If aliens have visited the solar system, we can find evidence : Here’s how to do it

(ORDO NEWS) — Have smart aliens ever visited the solar system? This is not a stupid question.

After all, the solar system has existed for more than 4 billion years, and if intelligent life arose in our galaxy, then it could reach the level of technological perfection necessary for the study of other systems, including ours.

And mankind can find evidence of such a visit, if it really took place.

A group of scientists and astronomers have detailed what artifacts we should look for if we hope to find traces of alien civilizations in the solar system. They also told what tools humanity can and does use for this.

What kind of life are we looking for in the universe

There are several basic methods for mind-hunting off-Earth. The first approach is to look for signs of any kind of life at all, intelligent or otherwise.

This is by far the most common method in astronomy, and is usually aimed at other star systems, such as looking for chemicals created by life in the atmospheres of other worlds.

But the search for extraterrestrial life can also take place within the solar system, at objects such as Mars and Saturn’s moon Titan, whose atmosphere is rich in hydrocarbons.

Another approach is to look for the most intelligent life, because it is likely that intelligent aliens are able to make their presence known much more easily than microbes.

For example, we can look for communicative aliens broadcasting their existence in radio or optical waves. The search for artificial radio signals is SETI’s bread and butter for finding extraterrestrial intelligence.

But intelligent aliens may leave other clues. If they become capable of building so-called megastructures, like Dyson swarms, for example, then we may be able to detect these megastructures when looking for other systems.

For example, large enough structures around a star change the light we see and could be a sign of intelligent activity.

So far, all searches for extraterrestrial life have yielded no results. But there is another path that is relatively unexplored: the search for extraterrestrial artifacts.

The idea behind this approach is that if aliens become advanced enough, they might want to explore the galaxy on their own or with the help of robotic spacecraft.

With about 4.5 billion years of solar system history, these extraterrestrials have enough time to look into our area and possibly leave their mark there.

What artifacts can we find

In fact, several civilizations may have visited and left our solar system and even left behind traces before disappearing.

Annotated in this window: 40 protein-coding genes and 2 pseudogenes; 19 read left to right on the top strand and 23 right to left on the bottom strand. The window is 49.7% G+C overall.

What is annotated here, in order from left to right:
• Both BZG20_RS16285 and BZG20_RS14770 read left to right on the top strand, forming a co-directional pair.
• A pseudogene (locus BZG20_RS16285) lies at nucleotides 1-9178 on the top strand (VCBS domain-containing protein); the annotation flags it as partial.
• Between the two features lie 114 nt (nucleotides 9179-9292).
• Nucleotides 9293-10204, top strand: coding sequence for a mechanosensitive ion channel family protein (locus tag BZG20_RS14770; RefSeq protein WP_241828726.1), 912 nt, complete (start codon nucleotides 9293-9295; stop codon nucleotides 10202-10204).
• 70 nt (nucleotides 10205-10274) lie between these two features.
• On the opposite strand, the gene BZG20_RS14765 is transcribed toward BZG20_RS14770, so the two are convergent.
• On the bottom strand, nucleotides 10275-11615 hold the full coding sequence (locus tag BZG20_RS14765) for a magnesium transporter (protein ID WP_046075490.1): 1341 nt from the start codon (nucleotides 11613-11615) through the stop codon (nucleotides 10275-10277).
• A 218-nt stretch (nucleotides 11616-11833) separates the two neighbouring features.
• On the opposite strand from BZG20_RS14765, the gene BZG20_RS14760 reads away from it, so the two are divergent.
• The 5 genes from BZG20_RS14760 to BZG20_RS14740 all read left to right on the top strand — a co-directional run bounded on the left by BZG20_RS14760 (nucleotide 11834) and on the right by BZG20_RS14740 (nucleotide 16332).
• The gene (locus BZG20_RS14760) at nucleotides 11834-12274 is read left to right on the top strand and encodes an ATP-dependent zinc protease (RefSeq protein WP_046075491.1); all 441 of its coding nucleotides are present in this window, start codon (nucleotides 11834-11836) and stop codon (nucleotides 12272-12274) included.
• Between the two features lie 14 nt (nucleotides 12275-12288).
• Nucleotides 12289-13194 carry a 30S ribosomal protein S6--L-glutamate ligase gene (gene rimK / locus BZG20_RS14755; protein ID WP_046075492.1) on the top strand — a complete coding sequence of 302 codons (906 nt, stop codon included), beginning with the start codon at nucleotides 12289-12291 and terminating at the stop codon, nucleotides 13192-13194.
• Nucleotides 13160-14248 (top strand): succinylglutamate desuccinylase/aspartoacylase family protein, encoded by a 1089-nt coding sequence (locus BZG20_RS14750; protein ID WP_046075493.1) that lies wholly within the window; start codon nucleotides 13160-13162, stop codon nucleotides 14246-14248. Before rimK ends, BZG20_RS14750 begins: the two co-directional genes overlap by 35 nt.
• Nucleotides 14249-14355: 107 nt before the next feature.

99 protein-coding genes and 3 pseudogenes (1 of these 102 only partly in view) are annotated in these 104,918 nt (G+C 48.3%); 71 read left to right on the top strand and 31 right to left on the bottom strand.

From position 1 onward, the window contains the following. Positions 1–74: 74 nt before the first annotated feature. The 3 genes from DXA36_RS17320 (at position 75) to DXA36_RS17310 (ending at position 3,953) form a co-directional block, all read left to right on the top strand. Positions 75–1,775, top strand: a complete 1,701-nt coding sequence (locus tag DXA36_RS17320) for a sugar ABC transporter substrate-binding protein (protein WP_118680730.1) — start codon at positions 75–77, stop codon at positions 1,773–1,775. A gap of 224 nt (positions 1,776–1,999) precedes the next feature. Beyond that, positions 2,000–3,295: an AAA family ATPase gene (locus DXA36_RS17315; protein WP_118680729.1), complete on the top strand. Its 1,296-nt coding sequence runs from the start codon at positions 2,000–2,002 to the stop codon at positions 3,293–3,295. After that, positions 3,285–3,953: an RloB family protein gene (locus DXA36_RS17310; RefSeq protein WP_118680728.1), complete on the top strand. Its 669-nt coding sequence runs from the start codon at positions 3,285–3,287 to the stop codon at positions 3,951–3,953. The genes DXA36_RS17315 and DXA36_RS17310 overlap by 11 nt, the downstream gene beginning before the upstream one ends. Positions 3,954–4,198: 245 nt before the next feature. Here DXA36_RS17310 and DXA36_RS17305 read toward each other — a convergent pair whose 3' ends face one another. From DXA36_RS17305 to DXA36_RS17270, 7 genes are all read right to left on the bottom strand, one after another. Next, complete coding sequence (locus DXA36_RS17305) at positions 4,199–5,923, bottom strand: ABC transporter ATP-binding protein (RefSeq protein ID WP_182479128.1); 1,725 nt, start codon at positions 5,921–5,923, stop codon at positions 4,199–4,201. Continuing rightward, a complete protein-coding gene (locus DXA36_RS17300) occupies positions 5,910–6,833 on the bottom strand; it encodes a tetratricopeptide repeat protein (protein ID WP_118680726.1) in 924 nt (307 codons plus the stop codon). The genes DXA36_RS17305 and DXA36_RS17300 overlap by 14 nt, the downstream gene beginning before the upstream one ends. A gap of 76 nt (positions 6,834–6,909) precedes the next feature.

Astronomers have proposed a strategy to use existing telescopes, surveys and planetary probes to hunt for signs of past alien visits. They discuss three categories of remnants that we can find.

– The first category is the usual surface artifacts – the remains of spaceships, probes, and even just garbage.

In the comparatively short time of human exploration of the solar system, we have littered the Moon and Mars with dozens of non-functioning spacecraft and random pieces of debris, so it is possible that an alien civilization would have done the same.

Also, since many surfaces in the solar system do not undergo weathering or volcanism, an artifact left there could be visible for billions of years.

– The second category is spacecraft that continue their aimless orbit around some body in interplanetary space. They can wait at a stable gravitational Lagrange point or in the orbit of some distant satellite.

They may be active, observing and recording interesting things happening in the solar system, or they may be long dead and not much different from an asteroid or a comet.

– The third category is interstellar artifacts, which should never remain in one star system, but wander aimlessly through the galaxy, moving from one system to another. We already have several means of detecting such artifacts, such as wide-field telescopes and planetary missions.

Traces of activity can be seen everywhere

Speaking of travel, we might be able to use existing research to find evidence of interstellar and interplanetary adventures.

For example, any interstellar spacecraft will require a certain method of propulsion. And since even aliens must obey Newton’s laws, there must be some kind of exhaust to propel the spacecraft.

The faster we want the ship to go, the more powerful its exhaust must be, potentially making it visible to the James Webb Space Telescope or the Chandra X-ray Observatory.

Interstellar travel could also be achieved by laser propulsion using a light sail that could be detected. Or we might find evidence of subtler clues, such as gravitational anomalies – the orbits of small objects that are not well understood because they may have been disturbed by a passing ship.

Finally, we can look for signs of past interference, and not just passive observation, in the solar system. If aliens opened a mine on Mercury, for example, we would be able to see it today.

Or if the heavy equipment is still running, then it will have some waste heat associated with it, which will be released against the background radiation emitted from the surface of the planet or the Moon.

Finally, we can find geochemical anomalies – the result of interference with the chemical processes on the planet (or simply outright pollution).

We can use existing and planned solar system observatories and probes to hunt these artifacts without having to change their mission parameters.

If we scan planetary surfaces and take pictures of large areas of the solar system, we can use these campaigns to find evidence of extraterrestrial life.

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